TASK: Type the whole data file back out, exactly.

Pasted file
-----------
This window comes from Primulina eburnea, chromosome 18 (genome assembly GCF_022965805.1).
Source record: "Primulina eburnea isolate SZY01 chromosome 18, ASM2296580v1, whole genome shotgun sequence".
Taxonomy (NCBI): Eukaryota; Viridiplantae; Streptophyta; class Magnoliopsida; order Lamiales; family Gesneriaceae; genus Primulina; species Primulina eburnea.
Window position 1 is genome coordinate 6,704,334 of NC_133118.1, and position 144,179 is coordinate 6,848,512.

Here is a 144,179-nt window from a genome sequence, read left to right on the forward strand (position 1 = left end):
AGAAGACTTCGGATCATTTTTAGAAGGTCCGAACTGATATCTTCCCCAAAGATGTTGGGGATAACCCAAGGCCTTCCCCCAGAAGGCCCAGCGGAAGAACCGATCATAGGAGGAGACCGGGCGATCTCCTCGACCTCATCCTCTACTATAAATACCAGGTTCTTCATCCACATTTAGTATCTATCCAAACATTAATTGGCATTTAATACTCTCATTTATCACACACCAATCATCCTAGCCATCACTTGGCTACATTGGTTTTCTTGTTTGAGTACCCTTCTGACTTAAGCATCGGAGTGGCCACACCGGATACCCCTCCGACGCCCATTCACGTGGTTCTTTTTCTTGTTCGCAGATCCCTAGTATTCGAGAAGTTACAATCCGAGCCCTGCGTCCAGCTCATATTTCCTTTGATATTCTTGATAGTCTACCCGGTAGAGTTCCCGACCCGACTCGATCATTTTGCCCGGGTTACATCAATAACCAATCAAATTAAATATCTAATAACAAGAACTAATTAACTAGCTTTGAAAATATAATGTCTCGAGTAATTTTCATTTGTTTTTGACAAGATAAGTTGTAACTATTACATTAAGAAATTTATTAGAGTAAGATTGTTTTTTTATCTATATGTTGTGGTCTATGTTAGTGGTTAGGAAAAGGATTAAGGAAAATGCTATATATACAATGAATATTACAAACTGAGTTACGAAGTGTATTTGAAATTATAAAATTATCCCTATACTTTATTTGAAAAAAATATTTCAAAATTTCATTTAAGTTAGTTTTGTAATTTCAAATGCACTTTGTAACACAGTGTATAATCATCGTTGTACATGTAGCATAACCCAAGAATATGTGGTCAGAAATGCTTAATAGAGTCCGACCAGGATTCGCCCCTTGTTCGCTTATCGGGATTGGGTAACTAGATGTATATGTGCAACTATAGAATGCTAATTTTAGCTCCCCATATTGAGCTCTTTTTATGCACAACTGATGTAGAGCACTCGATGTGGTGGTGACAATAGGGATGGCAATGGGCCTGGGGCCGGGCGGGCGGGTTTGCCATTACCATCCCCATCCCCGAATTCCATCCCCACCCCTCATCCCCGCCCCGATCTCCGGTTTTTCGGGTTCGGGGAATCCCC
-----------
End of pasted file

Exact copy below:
This window comes from Primulina eburnea, chromosome 18 (genome assembly GCF_022965805.1).
Source record: "Primulina eburnea isolate SZY01 chromosome 18, ASM2296580v1, whole genome shotgun sequence".
Taxonomy (NCBI): Eukaryota; Viridiplantae; Streptophyta; class Magnoliopsida; order Lamiales; family Gesneriaceae; genus Primulina; species Primulina eburnea.
Window position 1 is genome coordinate 6,704,334 of NC_133118.1, and position 144,179 is coordinate 6,848,512.

Here is a 144,179-nt window from a genome sequence, read left to right on the forward strand (position 1 = left end):
AGAAGACTTCGGATCATTTTTAGAAGGTCCGAACTGATATCTTCCCCAAAGATGTTGGGGATAACCCAAGGCCTTCCCCCAGAAGGCCCAGCGGAAGAACCGATCATAGGAGGAGACCGGGCGATCTCCTCGACCTCATCCTCTACTATAAATACCAGGTTCTTCATCCACATTTAGTATCTATCCAAACATTAATTGGCATTTAATACTCTCATTTATCACACACCAATCATCCTAGCCATCACTTGGCTACATTGGTTTTCTTGTTTGAGTACCCTTCTGACTTAAGCATCGGAGTGGCCACACCGGATACCCCTCCGACGCCCATTCACGTGGTTCTTTTTCTTGTTCGCAGATCCCTAGTATTCGAGAAGTTACAATCCGAGCCCTGCGTCCAGCTCATATTTCCTTTGATATTCTTGATAGTCTACCCGGTAGAGTTCCCGACCCGACTCGATCATTTTGCCCGGGTTACATCAATAACCAATCAAATTAAATATCTAATAACAAGAACTAATTAACTAGCTTTGAAAATATAATGTCTCGAGTAATTTTCATTTGTTTTTGACAAGATAAGTTGTAACTATTACATTAAGAAATTTATTAGAGTAAGATTGTTTTTTTATCTATATGTTGTGGTCTATGTTAGTGGTTAGGAAAAGGATTAAGGAAAATGCTATATATACAATGAATATTACAAACTGAGTTACGAAGTGTATTTGAAATTATAAAATTATCCCTATACTTTATTTGAAAAAAATATTTCAAAATTTCATTTAAGTTAGTTTTGTAATTTCAAATGCACTTTGTAACACAGTGTATAATCATCGTTGTACATGTAGCATAACCCAAGAATATGTGGTCAGAAATGCTTAATAGAGTCCGACCAGGATTCGCCCCTTGTTCGCTTATCGGGATTGGGTAACTAGATGTATATGTGCAACTATAGAATGCTAATTTTAGCTCCCCATATTGAGCTCTTTTTATGCACAACTGATGTAGAGCACTCGATGTGGTGGTGACAATAGGGATGGCAATGGGCCTGGGGCCGGGCGGGCGGGTTTGCCATTACCATCCCCATCCCCGAATTCCATCCCCACCCCTCATCCCCGCCCCGATCTCCGGTTTTTCGGGTTCGGGGAATCCCC